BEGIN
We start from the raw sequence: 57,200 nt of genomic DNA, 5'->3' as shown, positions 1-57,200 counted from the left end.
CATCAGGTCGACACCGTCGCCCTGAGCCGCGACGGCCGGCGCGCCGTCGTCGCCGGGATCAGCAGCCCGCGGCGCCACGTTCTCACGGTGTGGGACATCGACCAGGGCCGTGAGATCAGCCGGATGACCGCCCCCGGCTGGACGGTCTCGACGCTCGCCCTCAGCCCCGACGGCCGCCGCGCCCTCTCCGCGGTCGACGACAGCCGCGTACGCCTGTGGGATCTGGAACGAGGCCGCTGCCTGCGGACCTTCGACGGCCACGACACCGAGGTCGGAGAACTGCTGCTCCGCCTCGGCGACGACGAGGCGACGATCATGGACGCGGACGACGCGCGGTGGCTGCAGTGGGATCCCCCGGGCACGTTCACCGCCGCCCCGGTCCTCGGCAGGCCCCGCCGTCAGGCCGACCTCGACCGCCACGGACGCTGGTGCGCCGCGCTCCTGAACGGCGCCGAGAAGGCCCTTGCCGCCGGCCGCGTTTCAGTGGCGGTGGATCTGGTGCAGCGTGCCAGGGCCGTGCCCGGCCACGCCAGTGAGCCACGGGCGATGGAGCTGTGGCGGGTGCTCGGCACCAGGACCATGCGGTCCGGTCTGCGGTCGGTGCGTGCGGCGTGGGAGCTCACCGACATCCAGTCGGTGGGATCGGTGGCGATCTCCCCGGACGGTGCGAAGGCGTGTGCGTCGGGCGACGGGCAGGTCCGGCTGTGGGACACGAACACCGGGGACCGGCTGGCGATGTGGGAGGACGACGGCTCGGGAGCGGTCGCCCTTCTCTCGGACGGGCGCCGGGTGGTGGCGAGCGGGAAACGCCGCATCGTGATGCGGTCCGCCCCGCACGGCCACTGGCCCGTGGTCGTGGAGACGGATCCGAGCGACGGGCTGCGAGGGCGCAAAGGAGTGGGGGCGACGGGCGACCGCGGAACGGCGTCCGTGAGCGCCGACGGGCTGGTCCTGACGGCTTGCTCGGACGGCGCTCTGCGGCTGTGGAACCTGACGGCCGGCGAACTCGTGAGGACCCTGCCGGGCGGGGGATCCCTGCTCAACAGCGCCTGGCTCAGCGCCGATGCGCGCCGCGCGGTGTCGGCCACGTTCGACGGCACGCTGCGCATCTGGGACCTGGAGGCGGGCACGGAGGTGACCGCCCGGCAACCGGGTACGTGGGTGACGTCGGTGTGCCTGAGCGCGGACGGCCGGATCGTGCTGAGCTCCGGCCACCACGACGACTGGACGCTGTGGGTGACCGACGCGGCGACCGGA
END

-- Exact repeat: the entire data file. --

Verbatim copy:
We start from the raw sequence: 57,200 nt of genomic DNA, 5'->3' as shown, positions 1-57,200 counted from the left end.
CATCAGGTCGACACCGTCGCCCTGAGCCGCGACGGCCGGCGCGCCGTCGTCGCCGGGATCAGCAGCCCGCGGCGCCACGTTCTCACGGTGTGGGACATCGACCAGGGCCGTGAGATCAGCCGGATGACCGCCCCCGGCTGGACGGTCTCGACGCTCGCCCTCAGCCCCGACGGCCGCCGCGCCCTCTCCGCGGTCGACGACAGCCGCGTACGCCTGTGGGATCTGGAACGAGGCCGCTGCCTGCGGACCTTCGACGGCCACGACACCGAGGTCGGAGAACTGCTGCTCCGCCTCGGCGACGACGAGGCGACGATCATGGACGCGGACGACGCGCGGTGGCTGCAGTGGGATCCCCCGGGCACGTTCACCGCCGCCCCGGTCCTCGGCAGGCCCCGCCGTCAGGCCGACCTCGACCGCCACGGACGCTGGTGCGCCGCGCTCCTGAACGGCGCCGAGAAGGCCCTTGCCGCCGGCCGCGTTTCAGTGGCGGTGGATCTGGTGCAGCGTGCCAGGGCCGTGCCCGGCCACGCCAGTGAGCCACGGGCGATGGAGCTGTGGCGGGTGCTCGGCACCAGGACCATGCGGTCCGGTCTGCGGTCGGTGCGTGCGGCGTGGGAGCTCACCGACATCCAGTCGGTGGGATCGGTGGCGATCTCCCCGGACGGTGCGAAGGCGTGTGCGTCGGGCGACGGGCAGGTCCGGCTGTGGGACACGAACACCGGGGACCGGCTGGCGATGTGGGAGGACGACGGCTCGGGAGCGGTCGCCCTTCTCTCGGACGGGCGCCGGGTGGTGGCGAGCGGGAAACGCCGCATCGTGATGCGGTCCGCCCCGCACGGCCACTGGCCCGTGGTCGTGGAGACGGATCCGAGCGACGGGCTGCGAGGGCGCAAAGGAGTGGGGGCGACGGGCGACCGCGGAACGGCGTCCGTGAGCGCCGACGGGCTGGTCCTGACGGCTTGCTCGGACGGCGCTCTGCGGCTGTGGAACCTGACGGCCGGCGAACTCGTGAGGACCCTGCCGGGCGGGGGATCCCTGCTCAACAGCGCCTGGCTCAGCGCCGATGCGCGCCGCGCGGTGTCGGCCACGTTCGACGGCACGCTGCGCATCTGGGACCTGGAGGCGGGCACGGAGGTGACCGCCCGGCAACCGGGTACGTGGGTGACGTCGGTGTGCCTGAGCGCGGACGGCCGGATCGTGCTGAGCTCCGGCCACCACGACGACTGGACGCTGTGGGTGACCGACGCGGCGACCGGA